Lionsgate has placed 'Disconnect' on a Region A BD-50 in a single-disc blue Elite keepcase. Included is a redemption code for an Ultraviolet copy of the film. The keepcase slides vertically into a cardboard keepcase that features identical artwork as the cover art. Upon inserting the disc, there are forced FBI warnings, a Lionsgate vanity reel and a commentary disclaimer, followed by an Epix commercial and trailers for 'Black Rock,' 'Now You See Me,' 'Crash' and 'Mud.'
If I hadn't checked to see that the actual Blu-ray was a 50-gig or 25-gig disc, based on the video quality, I would have assumed that 'Disconnect' was housed on a BD-25 - but it's not. This 1080p/AVC MPEG-4 encode is full of flaws that are typically only found on discs one-size-too-small.
'Disconnect' is full of banding – even in the most random of settings. Bright rooms with hardly any fading colors or shadowing will still feature waves of bands. This is a frequent problem that arises too often. The shooting style goes for a gritty look that mutes colors, blindly blasts bright lights and turns darkness into consuming pitch blacks. Oddly, the bands most commonly appear in the bright settings and not in the dark ones (although the dark settings do contain the elements that could warrant bands) – but don't assume that the dark settings are safe; crushing occurs from time to time. Some scenes feature great colors, but the filters used to give 'Disconnect' the gritty look typically chews them up.
There are a great amount of details to be seen in 'Disconnect' – clothing textures, fine hairs, facial pores, etc. - but, again, the film's style has the ability to erode them. Specifically, the blown-out dark and bright scenes are lacking in finer details. Shot on digital Red cameras, the video quality of 'Disconnect' is a let-down.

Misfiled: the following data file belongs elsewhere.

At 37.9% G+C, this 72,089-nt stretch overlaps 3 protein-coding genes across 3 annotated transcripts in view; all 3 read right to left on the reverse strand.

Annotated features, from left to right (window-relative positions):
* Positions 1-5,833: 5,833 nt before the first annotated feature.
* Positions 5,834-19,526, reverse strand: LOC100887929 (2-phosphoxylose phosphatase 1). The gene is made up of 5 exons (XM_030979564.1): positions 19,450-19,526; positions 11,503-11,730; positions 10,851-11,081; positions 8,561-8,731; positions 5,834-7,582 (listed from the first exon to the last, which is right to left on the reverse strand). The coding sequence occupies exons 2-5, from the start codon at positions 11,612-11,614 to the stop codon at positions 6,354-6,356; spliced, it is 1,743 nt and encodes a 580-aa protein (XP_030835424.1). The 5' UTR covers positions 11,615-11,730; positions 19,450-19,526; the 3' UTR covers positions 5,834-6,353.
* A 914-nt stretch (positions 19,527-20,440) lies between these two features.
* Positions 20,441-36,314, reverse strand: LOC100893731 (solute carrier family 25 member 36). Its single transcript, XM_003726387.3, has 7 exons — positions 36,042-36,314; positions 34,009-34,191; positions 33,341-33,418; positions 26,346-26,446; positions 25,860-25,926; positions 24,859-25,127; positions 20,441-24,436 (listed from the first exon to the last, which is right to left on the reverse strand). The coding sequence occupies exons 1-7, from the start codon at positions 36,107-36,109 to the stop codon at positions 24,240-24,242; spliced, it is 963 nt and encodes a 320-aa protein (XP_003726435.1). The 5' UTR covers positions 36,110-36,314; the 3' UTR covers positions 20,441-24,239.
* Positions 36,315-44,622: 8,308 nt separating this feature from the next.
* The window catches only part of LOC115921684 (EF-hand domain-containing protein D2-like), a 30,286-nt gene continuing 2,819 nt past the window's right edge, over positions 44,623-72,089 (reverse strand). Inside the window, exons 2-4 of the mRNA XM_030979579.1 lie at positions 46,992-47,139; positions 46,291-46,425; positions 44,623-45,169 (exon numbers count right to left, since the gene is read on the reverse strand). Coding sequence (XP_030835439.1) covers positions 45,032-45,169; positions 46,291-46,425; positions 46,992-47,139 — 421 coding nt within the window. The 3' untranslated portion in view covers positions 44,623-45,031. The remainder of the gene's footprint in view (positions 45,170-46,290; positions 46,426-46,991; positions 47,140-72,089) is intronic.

'Disconnect' carries a decent but could-be-better 5.1 DTS-HD Master Audio track. It's not the type of film to carry any wowing demo-worthy effects, but it does a good-enough and fitting job.
Mostly set in unimpressive settings, the audio mix is typically focused on environmental background sounds. The slightly echoey chit-chat of a high school cafeteria rings through all the channels. The beeping and compressing sounds of a hospital room naturally fill the space. The thumping club-like atmosphere of a teenage porn house ring out and change in clarity and intensity as we walk through the house, getting farther and farther away from the source. My only complaint regarding these environment-enhancing effects is that in order to fully enjoy them, you have to turn up the master volume slightly higher than comfortable. A few instances of decent imaging pop up here and there – passing traffic and so on – but nothing spectacular.
The vocal track is clear, but its audibility has the tendency to be trumped by the music. Like the effects, the voice mixing is underwhelming. On top of that, the voices also tend to fall flat. There's a lack of dynamics caused by a front-heavy vocal mix.
If you're under the impression that 'Disconnect' has the potential of being the next 'Crash,' don't get your hopes up. It feels like a preachy film that doesn't exactly know what it's preaching. Despite the stories and characters being just fine, the message and morals never gel. Forgive the pun, but the movie is so unfocused that it causes a major disconnect with the audience. The video and audio qualities are decent, but not as strong as they should be. Repetitious small flaws bring it down. A few special features are included, the director commentary being the best of them, but the entire package could definitely be better. All around, I expected 'Disconnect' to be much better than it is. After having seen it, I can say that it's definitely nothing to get excited about.